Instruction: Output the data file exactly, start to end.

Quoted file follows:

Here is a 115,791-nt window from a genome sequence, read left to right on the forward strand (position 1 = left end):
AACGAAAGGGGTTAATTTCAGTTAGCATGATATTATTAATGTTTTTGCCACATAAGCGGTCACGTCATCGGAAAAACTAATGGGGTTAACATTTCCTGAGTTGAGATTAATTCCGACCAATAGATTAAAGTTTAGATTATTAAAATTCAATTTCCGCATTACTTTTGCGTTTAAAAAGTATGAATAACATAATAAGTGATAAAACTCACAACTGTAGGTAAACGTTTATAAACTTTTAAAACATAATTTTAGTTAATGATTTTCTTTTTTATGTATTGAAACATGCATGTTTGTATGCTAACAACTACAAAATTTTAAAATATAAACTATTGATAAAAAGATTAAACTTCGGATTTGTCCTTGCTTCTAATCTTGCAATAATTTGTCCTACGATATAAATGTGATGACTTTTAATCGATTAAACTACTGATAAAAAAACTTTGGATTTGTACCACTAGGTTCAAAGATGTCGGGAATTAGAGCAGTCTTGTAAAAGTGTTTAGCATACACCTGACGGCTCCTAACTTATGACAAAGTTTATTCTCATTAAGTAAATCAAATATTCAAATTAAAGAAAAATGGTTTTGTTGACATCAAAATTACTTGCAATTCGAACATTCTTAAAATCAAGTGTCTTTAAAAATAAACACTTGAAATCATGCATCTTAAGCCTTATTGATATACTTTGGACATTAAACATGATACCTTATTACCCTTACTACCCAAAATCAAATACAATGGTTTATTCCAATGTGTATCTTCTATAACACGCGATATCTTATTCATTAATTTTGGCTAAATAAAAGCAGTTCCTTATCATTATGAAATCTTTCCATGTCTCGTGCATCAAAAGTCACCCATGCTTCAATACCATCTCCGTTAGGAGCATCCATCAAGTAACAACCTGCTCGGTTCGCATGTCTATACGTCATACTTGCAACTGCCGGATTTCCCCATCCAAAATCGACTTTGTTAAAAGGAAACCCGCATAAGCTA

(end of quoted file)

Here is a 115,791-nt window from a genome sequence, read left to right on the forward strand (position 1 = left end):
AACGAAAGGGGTTAATTTCAGTTAGCATGATATTATTAATGTTTTTGCCACATAAGCGGTCACGTCATCGGAAAAACTAATGGGGTTAACATTTCCTGAGTTGAGATTAATTCCGACCAATAGATTAAAGTTTAGATTATTAAAATTCAATTTCCGCATTACTTTTGCGTTTAAAAAGTATGAATAACATAATAAGTGATAAAACTCACAACTGTAGGTAAACGTTTATAAACTTTTAAAACATAATTTTAGTTAATGATTTTCTTTTTTATGTATTGAAACATGCATGTTTGTATGCTAACAACTACAAAATTTTAAAATATAAACTATTGATAAAAAGATTAAACTTCGGATTTGTCCTTGCTTCTAATCTTGCAATAATTTGTCCTACGATATAAATGTGATGACTTTTAATCGATTAAACTACTGATAAAAAAACTTTGGATTTGTACCACTAGGTTCAAAGATGTCGGGAATTAGAGCAGTCTTGTAAAAGTGTTTAGCATACACCTGACGGCTCCTAACTTATGACAAAGTTTATTCTCATTAAGTAAATCAAATATTCAAATTAAAGAAAAATGGTTTTGTTGACATCAAAATTACTTGCAATTCGAACATTCTTAAAATCAAGTGTCTTTAAAAATAAACACTTGAAATCATGCATCTTAAGCCTTATTGATATACTTTGGACATTAAACATGATACCTTATTACCCTTACTACCCAAAATCAAATACAATGGTTTATTCCAATGTGTATCTTCTATAACACGCGATATCTTATTCATTAATTTTGGCTAAATAAAAGCAGTTCCTTATCATTATGAAATCTTTCCATGTCTCGTGCATCAAAAGTCACCCATGCTTCAATACCATCTCCGTTAGGAGCATCCATCAAGTAACAACCTGCTCGGTTCGCATGTCTATACGTCATACTTGCAACTGCCGGATTTCCCCATCCAAAATCGACTTTGTTAAAAGGAAACCCGCATAAGCTA